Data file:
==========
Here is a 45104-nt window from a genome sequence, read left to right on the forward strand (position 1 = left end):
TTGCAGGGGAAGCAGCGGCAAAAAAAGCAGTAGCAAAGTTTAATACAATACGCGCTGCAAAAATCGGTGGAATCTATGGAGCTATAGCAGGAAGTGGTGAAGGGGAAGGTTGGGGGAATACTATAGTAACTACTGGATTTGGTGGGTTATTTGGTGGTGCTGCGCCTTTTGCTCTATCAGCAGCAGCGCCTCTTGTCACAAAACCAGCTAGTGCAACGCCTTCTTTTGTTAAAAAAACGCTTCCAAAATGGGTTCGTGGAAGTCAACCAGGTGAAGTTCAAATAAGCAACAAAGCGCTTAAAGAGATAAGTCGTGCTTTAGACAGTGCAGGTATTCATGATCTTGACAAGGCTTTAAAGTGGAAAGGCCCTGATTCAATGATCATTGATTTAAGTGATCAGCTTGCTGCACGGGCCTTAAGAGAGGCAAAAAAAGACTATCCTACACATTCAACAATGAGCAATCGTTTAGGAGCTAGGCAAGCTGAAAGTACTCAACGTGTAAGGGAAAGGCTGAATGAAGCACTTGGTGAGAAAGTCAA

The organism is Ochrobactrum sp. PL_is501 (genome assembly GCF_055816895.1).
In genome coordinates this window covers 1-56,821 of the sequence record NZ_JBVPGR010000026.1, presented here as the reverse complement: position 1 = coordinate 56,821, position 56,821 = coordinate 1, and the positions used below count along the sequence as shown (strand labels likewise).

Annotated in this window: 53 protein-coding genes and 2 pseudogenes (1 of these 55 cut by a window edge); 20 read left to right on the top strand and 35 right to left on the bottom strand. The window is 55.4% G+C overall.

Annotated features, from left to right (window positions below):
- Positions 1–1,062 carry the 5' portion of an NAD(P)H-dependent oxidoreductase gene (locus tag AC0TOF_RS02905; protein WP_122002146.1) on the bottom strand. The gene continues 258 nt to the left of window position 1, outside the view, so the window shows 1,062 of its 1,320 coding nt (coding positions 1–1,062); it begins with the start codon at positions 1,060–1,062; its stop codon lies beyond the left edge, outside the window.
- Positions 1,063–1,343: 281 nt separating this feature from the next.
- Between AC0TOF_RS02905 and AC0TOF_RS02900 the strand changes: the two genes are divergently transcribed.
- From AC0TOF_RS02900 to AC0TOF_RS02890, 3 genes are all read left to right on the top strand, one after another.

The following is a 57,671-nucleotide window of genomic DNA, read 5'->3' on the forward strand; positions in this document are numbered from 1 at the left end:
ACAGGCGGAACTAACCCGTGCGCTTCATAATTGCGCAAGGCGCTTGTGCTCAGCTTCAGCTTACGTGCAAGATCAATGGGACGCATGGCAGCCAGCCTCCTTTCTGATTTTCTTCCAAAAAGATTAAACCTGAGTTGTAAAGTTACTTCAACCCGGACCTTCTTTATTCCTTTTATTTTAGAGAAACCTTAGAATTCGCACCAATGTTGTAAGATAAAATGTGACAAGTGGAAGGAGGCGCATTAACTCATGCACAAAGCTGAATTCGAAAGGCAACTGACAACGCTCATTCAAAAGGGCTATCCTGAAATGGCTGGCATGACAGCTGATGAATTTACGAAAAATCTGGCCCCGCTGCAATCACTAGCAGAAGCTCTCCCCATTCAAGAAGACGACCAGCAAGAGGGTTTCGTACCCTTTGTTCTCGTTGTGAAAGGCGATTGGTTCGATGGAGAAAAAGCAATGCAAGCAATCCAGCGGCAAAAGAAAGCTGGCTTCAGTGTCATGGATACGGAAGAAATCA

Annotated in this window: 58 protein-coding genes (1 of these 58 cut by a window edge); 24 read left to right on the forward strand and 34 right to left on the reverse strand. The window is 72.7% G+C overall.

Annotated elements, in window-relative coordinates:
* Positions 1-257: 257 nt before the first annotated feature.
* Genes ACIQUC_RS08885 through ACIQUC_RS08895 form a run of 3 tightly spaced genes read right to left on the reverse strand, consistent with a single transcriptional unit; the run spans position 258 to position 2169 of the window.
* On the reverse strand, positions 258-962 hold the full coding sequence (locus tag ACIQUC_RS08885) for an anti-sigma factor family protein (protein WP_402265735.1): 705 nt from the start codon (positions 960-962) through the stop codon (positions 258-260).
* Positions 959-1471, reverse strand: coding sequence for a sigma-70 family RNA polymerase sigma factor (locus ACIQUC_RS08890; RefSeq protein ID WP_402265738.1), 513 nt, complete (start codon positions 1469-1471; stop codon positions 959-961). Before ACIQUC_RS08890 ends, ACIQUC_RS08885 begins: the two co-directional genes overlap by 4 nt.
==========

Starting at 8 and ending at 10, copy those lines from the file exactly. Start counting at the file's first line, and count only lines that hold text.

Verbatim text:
- Positions 1,063–1,343: 281 nt separating this feature from the next.
- Between AC0TOF_RS02905 and AC0TOF_RS02900 the strand changes: the two genes are divergently transcribed.
- From AC0TOF_RS02900 to AC0TOF_RS02890, 3 genes are all read left to right on the top strand, one after another.